In recent times, some lithium rich countries in Africa are gearing up to strategically position themselves to reap significant gains in the lithium value chain by introducing trade policies that would enable them capture more of the value in the global market. Countries such as Zimbabwe and Namibia have banned the export of unbeneficiated lithium and other critical minerals.
Based on recent statements by the President of Ghana H.E Nana Akuffo Addo and the Minister of Lands and Natural Resources, Hon. Samuel Abu Jinapor, and some developments in the extractive sector, there is clear indication that Ghana is bracing itself to follow this trajectory of banning the export of some critical minerals especially lithium and bauxite in their raw state, to enable the refining and processing of these minerals domestically.
Speaking at the ‘Bloomberg New Economy Gateway Africa’ summit in Marrakesh, Morocco on Wednesday June 14, 2023, Hon. Samuel Abu Jinapor, reiterated plans by the government to ensure value addition to the country’s green minerals. According to the Minister, Ghana will in no way export its lithium and other green minerals in their raw state. He revealed that the government is putting in place the right policy and legal framework—which is before Cabinet for consideration—to ensure that the country retain significant portion of the mineral value chain locally.
“We intend to end the practice of not adding value to our mineral resources. We are beginning by establishing the appropriate policy and legal framework for Ghana to significantly benefit from the new paradigm of green energy…To be able to benefit from the green minerals, therefore, we must make a conscious effort to move away from the export of raw materials to value addition,” the Minister intimated.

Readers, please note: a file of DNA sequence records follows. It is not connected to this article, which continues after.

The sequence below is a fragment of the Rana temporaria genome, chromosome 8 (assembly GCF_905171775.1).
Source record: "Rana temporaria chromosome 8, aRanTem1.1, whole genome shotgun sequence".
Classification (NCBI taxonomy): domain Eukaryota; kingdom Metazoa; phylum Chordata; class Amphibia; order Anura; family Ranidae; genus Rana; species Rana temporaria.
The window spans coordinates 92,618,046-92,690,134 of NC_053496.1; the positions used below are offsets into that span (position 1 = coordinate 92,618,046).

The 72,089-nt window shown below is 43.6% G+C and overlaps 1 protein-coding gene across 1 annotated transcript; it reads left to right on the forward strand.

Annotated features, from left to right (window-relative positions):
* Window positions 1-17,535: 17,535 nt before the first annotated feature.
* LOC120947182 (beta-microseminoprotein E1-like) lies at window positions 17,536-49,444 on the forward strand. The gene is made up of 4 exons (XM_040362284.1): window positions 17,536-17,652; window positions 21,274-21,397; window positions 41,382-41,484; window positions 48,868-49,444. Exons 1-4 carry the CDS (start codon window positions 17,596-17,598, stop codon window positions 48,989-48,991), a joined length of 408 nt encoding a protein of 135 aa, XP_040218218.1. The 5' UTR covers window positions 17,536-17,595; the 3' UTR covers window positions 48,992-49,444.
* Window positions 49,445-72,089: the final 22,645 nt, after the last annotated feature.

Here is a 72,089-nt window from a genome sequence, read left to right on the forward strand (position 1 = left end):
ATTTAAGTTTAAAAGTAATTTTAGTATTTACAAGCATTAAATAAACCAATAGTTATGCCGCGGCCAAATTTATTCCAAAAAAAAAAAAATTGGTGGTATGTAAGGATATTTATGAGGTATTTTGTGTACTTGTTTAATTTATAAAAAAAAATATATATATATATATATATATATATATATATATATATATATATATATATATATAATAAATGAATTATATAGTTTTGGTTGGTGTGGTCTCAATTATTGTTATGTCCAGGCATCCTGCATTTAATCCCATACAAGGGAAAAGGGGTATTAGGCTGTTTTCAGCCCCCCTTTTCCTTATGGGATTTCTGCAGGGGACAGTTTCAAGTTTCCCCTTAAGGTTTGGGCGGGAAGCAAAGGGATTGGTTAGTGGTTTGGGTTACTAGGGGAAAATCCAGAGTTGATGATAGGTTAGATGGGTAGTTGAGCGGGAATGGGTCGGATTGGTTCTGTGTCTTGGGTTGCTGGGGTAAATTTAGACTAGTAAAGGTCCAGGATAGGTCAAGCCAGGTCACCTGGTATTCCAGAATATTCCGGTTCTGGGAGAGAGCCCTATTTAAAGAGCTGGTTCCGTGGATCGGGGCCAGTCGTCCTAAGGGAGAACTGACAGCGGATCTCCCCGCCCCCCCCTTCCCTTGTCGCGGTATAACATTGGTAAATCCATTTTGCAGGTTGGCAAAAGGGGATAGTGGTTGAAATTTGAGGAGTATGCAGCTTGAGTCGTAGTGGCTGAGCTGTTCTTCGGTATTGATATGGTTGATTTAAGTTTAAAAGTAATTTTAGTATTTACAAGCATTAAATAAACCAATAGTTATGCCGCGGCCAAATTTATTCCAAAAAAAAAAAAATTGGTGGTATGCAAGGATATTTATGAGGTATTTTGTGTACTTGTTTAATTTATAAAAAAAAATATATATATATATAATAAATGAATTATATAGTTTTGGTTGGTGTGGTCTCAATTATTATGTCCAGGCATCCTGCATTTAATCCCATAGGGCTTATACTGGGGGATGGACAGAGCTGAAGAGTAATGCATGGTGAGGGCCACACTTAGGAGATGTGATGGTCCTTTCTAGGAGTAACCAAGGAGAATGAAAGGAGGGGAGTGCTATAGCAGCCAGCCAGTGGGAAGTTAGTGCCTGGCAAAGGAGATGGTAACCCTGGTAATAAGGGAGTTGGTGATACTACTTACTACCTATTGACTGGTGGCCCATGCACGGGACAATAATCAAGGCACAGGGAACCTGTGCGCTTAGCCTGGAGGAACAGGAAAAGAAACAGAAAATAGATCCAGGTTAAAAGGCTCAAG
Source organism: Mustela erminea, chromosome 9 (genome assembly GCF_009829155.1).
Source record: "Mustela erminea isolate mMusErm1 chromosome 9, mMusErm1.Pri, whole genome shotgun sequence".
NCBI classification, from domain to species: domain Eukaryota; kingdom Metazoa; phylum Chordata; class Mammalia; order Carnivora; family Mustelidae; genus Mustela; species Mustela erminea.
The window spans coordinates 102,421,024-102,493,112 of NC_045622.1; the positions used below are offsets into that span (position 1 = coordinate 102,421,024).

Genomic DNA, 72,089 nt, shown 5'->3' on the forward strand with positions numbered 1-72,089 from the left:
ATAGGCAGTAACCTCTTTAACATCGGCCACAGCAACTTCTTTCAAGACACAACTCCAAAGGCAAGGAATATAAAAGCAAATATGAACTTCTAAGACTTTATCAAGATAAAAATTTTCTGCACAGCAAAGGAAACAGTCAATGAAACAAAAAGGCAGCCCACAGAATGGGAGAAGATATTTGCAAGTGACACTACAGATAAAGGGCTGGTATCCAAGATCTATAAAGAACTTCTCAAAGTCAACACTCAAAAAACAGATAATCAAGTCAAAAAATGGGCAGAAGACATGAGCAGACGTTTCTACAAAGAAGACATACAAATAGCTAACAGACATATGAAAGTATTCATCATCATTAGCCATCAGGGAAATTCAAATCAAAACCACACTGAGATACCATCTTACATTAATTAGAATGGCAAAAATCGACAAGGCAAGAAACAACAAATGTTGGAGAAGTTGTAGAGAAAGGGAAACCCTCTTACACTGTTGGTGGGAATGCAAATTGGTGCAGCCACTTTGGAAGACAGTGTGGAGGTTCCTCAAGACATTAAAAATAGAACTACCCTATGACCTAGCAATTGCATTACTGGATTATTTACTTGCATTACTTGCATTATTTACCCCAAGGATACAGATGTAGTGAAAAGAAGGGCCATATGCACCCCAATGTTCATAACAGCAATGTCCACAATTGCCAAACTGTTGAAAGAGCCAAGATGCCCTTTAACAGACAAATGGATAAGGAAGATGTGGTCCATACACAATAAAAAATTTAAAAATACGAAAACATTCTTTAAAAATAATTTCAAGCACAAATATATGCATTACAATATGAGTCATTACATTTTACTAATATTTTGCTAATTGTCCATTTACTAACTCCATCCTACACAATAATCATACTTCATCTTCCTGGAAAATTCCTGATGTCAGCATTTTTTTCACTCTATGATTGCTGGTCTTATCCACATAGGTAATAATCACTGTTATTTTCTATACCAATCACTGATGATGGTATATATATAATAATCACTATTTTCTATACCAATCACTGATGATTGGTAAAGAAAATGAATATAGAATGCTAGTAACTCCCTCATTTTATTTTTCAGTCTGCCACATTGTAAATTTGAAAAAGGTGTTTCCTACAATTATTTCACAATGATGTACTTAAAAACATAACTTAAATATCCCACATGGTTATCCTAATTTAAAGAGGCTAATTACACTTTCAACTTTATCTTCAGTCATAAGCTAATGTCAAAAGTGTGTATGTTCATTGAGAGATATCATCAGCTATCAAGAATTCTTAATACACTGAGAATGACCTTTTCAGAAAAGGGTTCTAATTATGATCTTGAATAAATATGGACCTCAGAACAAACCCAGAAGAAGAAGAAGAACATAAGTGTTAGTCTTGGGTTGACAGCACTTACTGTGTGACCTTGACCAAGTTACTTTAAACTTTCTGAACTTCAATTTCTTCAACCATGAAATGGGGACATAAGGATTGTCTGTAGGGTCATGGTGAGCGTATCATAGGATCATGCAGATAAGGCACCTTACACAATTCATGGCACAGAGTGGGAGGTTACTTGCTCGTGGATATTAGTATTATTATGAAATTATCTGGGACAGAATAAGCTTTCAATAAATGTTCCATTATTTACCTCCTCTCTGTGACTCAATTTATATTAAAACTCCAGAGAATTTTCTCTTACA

This intention to ban the export of the country’s unprocessed minerals was first hinted by the President H.E Nana Akuffo Addo when delivering the keynote address at the Natural Resources Stakeholder Dialogue, held on Thursday, 11th May 2023, in Accra. The President bemoaned the lack of development and deprivations in mining communities in Ghana, despite the huge profits reaped by mining companies. He attributed this challenge to the lack of value addition as a result of the short-sightedness of governments in mineral contract negotiations.
“The truth is that we have always not done well in negotiations with companies that exploit our natural resources. Among other things such as corruption, incompetence and political instability, we have been mostly short-sighted in these negotiations, and thus end up settling for less. And worse of all, we have until recently failed to put in place the requisite frameworks that will enable us establish the highest ends of the value chain in the extractive industries in our continent. Extensive tax and royalty exemptions, intolerable labour practices and lack of value addition in-country have resulted in the exceptional profits to mining companies at the expense of our communities and citizens in the country. We cannot repeat these mistakes” the President stressed.
Ghana is blessed with a lot of mineral resources such as gold, bauxite, manganese, oil, diamond, cobalt, nickel, lead, zinc, chromium etc. The country recently discovered lithium, which it is hoping to exploit commercially. For decades, the country has been exporting its minerals in their raw state without any value addition.